Claiming Cinderella(6)

By: Amy Brent


I gave the twins a wilting glance, and they snickered until Nola scolded them. You’d think we were twelve and sitting in class. “Ahem,” she said, and then she cleared her throat. “I have a little surprise for you girls.” I knew better than to think she was including me, so I continued eating as the Twins seemed reluctant to give her their attention.

She held up an envelope and waved it. “This came in the mail earlier.” Opening the card, it became quite clear that it was a formal invitation. I got a look at the thing as she opened it and the impressive, thick cardstock with embossed gold lettering bore a crown and the letter P.

“It’s from the Prince family. They’re hosting their yearly gala. I also have it on good authority through the club, that Patricia Prince is hoping to use the party as a way to land Aiden a bride. It seems she’s ready for her son to settle down.”

Scott cleared his throat. “Good luck with that. You can’t herd in people like cattle and hope a miracle happens. She’d do better to let him be a man and find his bride the old-fashioned way.”

“And what way is that, darling?” Nola seemed amused, but Scott shrugged and took a sip of his wine before stuffing his face.

Millie cleared her throat. “Not everyone has groupies, son.”

I swallowed a lump of lasagna and averted my gaze as I took some wine to wash it down.

“Mom was a groupie?” Halle gave her father an amused grin, but Nola wasn’t having it.

“I’d hardly call myself a groupie. I was a big fan, but I only met him through Layla.” I looked up as Nola mentioned my mother’s name. “Now, I guess you could call Layla a groupie, isn’t that right, dear? You met her backstage at one of your concerts, right?”

Scott gave me an apologetic look and then clarified. “Actually, no. I met her at a café early one morning after our tour bus broke down on the edge of town.”

“I’m sure it’s a charming story, dear.” She cut him off and leaned across the table. “Let’s not make our guest uncomfortable.” I had a feeling she was much more uncomfortable with the subject of my mother than Scott was.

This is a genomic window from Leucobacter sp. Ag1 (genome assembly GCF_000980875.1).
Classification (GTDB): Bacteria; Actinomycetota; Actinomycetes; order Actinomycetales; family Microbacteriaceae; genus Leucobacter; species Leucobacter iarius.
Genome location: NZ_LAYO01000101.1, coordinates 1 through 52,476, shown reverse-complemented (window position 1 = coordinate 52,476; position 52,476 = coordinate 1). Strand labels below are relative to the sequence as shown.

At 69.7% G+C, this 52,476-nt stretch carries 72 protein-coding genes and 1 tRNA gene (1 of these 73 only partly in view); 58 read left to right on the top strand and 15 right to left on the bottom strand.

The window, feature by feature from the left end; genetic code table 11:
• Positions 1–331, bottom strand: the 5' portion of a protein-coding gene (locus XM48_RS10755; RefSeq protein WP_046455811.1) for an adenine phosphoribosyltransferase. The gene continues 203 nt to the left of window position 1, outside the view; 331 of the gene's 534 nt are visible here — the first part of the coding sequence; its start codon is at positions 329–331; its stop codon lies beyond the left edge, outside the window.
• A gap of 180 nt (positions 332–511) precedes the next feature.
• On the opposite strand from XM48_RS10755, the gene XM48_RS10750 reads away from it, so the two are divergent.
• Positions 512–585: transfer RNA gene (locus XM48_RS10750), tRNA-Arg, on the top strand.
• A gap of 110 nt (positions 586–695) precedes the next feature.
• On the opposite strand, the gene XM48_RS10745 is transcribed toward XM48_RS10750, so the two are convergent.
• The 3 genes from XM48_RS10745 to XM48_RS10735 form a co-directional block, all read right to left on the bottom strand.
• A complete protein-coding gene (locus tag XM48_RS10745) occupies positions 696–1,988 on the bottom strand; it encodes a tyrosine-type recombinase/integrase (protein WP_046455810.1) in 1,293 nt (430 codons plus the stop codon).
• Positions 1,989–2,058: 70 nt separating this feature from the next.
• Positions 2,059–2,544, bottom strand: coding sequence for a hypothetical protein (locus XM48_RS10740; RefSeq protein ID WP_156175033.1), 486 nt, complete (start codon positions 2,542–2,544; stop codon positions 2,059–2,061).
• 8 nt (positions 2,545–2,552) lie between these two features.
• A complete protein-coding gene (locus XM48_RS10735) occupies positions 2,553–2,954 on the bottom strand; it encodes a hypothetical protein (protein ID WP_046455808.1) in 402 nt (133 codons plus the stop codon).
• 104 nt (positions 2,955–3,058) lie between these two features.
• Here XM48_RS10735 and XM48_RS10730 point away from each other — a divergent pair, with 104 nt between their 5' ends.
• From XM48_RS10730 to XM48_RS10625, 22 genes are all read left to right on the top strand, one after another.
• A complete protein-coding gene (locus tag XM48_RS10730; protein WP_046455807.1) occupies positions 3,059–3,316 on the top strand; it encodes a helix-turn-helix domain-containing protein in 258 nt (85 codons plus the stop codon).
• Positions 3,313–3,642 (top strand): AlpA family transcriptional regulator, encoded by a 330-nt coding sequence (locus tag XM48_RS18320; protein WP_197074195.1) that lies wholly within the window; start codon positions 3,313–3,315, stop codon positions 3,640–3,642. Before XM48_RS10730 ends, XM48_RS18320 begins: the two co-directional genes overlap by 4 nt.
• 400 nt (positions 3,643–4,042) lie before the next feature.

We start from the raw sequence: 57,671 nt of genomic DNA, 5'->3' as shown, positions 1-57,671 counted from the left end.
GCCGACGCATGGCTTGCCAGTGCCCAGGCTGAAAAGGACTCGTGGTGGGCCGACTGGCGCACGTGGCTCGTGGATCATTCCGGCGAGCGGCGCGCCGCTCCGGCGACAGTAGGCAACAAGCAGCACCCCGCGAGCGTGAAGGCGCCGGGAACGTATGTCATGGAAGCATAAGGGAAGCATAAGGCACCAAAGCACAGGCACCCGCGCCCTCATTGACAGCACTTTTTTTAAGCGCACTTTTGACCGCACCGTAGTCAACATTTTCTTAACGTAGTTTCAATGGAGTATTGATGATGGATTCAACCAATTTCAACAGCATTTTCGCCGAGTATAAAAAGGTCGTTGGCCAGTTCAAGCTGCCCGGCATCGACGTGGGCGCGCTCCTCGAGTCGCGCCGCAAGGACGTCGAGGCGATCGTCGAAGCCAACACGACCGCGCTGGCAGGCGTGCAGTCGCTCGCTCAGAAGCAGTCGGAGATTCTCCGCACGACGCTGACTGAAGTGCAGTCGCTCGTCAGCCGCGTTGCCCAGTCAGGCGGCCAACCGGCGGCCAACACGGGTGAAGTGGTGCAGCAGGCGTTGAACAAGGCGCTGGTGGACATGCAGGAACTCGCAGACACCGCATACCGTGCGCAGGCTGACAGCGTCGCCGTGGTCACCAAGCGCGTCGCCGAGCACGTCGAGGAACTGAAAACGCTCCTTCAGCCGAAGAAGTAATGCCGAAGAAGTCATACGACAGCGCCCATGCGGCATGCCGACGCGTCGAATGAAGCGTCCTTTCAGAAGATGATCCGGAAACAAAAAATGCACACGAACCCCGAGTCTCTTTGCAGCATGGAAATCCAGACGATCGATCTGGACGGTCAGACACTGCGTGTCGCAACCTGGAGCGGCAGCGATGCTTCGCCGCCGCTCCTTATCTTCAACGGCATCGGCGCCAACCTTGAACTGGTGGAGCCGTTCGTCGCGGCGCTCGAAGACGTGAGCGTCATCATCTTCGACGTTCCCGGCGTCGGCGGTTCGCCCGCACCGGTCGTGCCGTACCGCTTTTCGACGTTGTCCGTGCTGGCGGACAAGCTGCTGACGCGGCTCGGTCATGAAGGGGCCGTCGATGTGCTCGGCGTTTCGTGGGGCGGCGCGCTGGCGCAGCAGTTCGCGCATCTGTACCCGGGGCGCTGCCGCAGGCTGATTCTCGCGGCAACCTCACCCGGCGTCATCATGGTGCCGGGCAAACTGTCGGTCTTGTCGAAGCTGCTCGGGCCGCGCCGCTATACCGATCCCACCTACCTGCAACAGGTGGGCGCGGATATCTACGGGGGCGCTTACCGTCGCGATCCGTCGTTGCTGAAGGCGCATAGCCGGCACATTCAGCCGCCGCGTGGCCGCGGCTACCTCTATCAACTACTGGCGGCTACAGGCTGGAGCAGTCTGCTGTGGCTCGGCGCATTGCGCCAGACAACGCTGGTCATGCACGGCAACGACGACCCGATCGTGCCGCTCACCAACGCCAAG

“It’s okay. I had no idea you had known my mother before you knew Nola. I’d love to hear about it, but perhaps some other time.” Nola shot daggers across the table to me and then to Millie who seemed rather pleased with herself.

“Yes, some other time. We girls have a gala to discuss. I’m sure you’ll both want to go. Aiden Prince is quite the catch since his father’s passing. I hear that their entire estate is worth well over three billion dollars at present, and growing daily.”

Scott whistled. “That’s a lot of money for a young man.” Then he turned to me. “You should go along, Ella. You could use a little fun too.” The twin’s heads snapped in their father’s direction, and Nola glared at me as if I were to immediately refuse.

“I’m sure the invitation wasn’t extended to me.” I folded my hands in my lap, sweat breaking out across the back of my neck as Nola threw her daggers in her husband’s direction.

“Well, it was specifically addressed to the twins.”

“Nonsense, it’s a party. The more, the merrier, and I’m sure there’s a plus one on the RSVP.” He took the card from Nola’s hands and nodded pointing out something on the card. “Yes, here it is, I’m sure it’s okay. Besides, it’s why we hired her, isn’t it? With the girls constantly finding themselves in the most precarious situations, I’m sure it would do them some good to have Ella there to watch out for them everywhere they go, not just the business trips.”

“Are you serious, Daddy? It’s not like we need a babysitter. We’re over twenty-one now.” Sadie’s eyes were narrowed, but that curl of her lip made her appear like a wild dog, ready to bite.

“I don’t think it will be so bad. Ella would love the party, and it’s good for her to meet people.” Halle glanced toward her sister, and I could only guess what kind of sly look the two of them were exchanging. “Thank you, daddy, for the suggestion.” She pulled her wine to her lips and then met me with a slow spreading smile that ended with a flash of teeth.

I couldn’t think of anything to say, so I turned and gave him a warm smile. “Yes, thank you. It does sound like fun.” I glanced down the table at Millie who stared at the twins as if she could read their minds and as she met my stare, her look was apologetic.

I was going to the gala whether I liked it or not.

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